Liquid Interactive is a place full of really, really interesting people… In my time here, I’ve learned all kinds of things. For instance, our Lead Developer often flies around the country on weekend band gigs. A member of our sales team has a vintage toy collection that would make Geoffrey Giraffe salivate. Our video editor is a human encyclopedia of war history. Our CTO? He photographs stars through a telescope. We learn a lot about each other because we spend a lot of time together in the office…. With the possible exception of Brian Noreika, VP of Video Services and Liquid’s Director of Photography.

Brian, unlike most of Liquid’s team, spends most of his time on the road. On average, he’s gone about 15 days each month, shooting for broadcast television outlets. He’s lent his skills to all three major networks ABC,NBC,CBS as well as HBO, Discovery,TruTV, The History Channel, NatGeo, PBS, TLC, ESPN, HGTV, HLN and others. Brian has worked on such shows as Forensic Files, The Biggest Loser, True Crime With Aphrodite Jones, House Hunters, Bridezillas, My Strange Addiction, Prison Wives, Call 911 and various others. Rent the DVD of Robert Redford’s The Conspirators where he shot the bonus footage for the DVD extras . Currently, he's working on DiscoveryID’s Nightmare Next Door, Deadly Affairs and HLN’s Mystery Detectives.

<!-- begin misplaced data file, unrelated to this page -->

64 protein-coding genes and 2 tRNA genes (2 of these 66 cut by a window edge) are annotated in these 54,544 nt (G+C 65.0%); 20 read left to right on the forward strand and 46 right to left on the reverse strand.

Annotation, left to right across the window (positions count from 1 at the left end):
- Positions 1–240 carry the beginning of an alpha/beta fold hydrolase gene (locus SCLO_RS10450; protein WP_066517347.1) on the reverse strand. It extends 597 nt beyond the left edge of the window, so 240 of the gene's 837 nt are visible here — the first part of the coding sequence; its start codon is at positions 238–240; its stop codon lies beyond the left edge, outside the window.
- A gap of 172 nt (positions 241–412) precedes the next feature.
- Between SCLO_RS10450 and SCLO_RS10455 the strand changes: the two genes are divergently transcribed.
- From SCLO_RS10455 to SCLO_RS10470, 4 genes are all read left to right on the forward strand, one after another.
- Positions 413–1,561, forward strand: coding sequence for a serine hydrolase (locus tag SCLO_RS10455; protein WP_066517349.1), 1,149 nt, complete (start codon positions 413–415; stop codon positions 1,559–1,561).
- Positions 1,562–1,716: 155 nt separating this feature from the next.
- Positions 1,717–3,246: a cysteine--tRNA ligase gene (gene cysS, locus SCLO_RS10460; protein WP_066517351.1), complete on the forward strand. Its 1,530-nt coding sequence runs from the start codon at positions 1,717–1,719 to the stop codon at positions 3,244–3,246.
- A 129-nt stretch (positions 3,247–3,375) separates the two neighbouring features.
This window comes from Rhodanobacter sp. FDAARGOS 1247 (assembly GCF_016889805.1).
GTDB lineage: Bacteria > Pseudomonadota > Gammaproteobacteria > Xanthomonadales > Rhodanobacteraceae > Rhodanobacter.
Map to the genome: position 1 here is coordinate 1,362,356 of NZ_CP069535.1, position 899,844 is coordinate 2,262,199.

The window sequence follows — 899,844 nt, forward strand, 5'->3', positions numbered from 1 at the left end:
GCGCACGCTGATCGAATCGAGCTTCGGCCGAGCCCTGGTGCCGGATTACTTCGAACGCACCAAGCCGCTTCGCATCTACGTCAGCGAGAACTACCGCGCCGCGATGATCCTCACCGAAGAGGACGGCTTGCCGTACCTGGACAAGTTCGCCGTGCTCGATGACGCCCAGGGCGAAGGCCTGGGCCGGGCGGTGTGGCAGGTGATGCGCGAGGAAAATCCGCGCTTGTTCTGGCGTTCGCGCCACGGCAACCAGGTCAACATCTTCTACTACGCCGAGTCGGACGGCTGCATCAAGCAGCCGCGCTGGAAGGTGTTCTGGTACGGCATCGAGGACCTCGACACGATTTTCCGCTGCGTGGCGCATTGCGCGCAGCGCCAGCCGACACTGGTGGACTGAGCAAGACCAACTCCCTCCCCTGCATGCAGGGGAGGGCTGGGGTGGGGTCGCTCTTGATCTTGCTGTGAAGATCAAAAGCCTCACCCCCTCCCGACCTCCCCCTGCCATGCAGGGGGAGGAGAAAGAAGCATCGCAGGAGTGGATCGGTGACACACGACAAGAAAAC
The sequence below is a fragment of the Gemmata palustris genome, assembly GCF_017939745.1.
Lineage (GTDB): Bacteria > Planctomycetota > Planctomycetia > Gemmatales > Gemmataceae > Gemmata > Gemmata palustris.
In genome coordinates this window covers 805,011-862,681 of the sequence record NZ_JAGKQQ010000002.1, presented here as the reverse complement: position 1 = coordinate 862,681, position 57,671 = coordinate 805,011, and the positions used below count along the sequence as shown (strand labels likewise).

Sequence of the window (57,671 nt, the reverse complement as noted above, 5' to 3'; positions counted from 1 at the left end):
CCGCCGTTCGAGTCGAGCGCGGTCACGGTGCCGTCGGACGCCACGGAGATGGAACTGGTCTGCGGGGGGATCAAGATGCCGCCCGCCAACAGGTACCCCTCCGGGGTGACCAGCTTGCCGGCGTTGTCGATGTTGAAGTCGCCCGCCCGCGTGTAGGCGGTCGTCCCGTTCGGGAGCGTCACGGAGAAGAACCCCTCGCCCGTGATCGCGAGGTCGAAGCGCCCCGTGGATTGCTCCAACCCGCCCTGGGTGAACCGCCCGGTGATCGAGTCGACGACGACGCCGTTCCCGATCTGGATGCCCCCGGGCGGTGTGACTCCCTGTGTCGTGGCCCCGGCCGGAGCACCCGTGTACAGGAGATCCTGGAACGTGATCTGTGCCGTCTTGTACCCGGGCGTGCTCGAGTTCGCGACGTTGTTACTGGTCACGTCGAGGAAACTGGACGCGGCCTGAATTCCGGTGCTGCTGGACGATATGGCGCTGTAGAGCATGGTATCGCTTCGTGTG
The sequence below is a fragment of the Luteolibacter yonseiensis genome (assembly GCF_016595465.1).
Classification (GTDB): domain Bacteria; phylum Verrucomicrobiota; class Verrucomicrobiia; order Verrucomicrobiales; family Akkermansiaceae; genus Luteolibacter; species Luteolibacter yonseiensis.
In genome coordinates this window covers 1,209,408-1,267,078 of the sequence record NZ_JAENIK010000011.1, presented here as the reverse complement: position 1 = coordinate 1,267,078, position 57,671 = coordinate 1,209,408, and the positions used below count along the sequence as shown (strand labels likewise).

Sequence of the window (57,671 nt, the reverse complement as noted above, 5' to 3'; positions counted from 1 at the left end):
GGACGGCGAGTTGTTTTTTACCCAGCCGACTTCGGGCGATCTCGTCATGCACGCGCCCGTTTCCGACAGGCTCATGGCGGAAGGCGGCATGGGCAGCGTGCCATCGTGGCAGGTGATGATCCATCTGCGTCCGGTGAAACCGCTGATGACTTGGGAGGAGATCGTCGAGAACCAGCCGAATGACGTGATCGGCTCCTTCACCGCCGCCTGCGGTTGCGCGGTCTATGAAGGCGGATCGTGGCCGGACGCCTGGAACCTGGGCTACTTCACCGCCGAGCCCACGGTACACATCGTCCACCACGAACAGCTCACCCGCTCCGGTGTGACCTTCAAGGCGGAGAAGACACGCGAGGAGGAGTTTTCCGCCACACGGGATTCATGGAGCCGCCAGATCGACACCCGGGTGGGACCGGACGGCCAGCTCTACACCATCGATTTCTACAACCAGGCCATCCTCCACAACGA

Today, he’s spending a rare day in the office… so I thought you might like to know a little more about Brian’s time on the road, what it takes to shoot video for television and a little about the interesting people he’s met during his travels.

Kelly: So do you know how many states you’ve traveled to for work?

Brian: Looking at a map there have only been twelve states I haven’t shot in. Hawaii, Alaska, Louisiana, Idaho, Utah, Indiana, Colorado, Oregon, Nevada, Nebraska, Minnesota and South Dakota. We've also shot in the Bahamas and Canada but not Europe...yet.

Kelly: You’ve worked on a lot of murder investigation shows. What goes on during a typical shoot?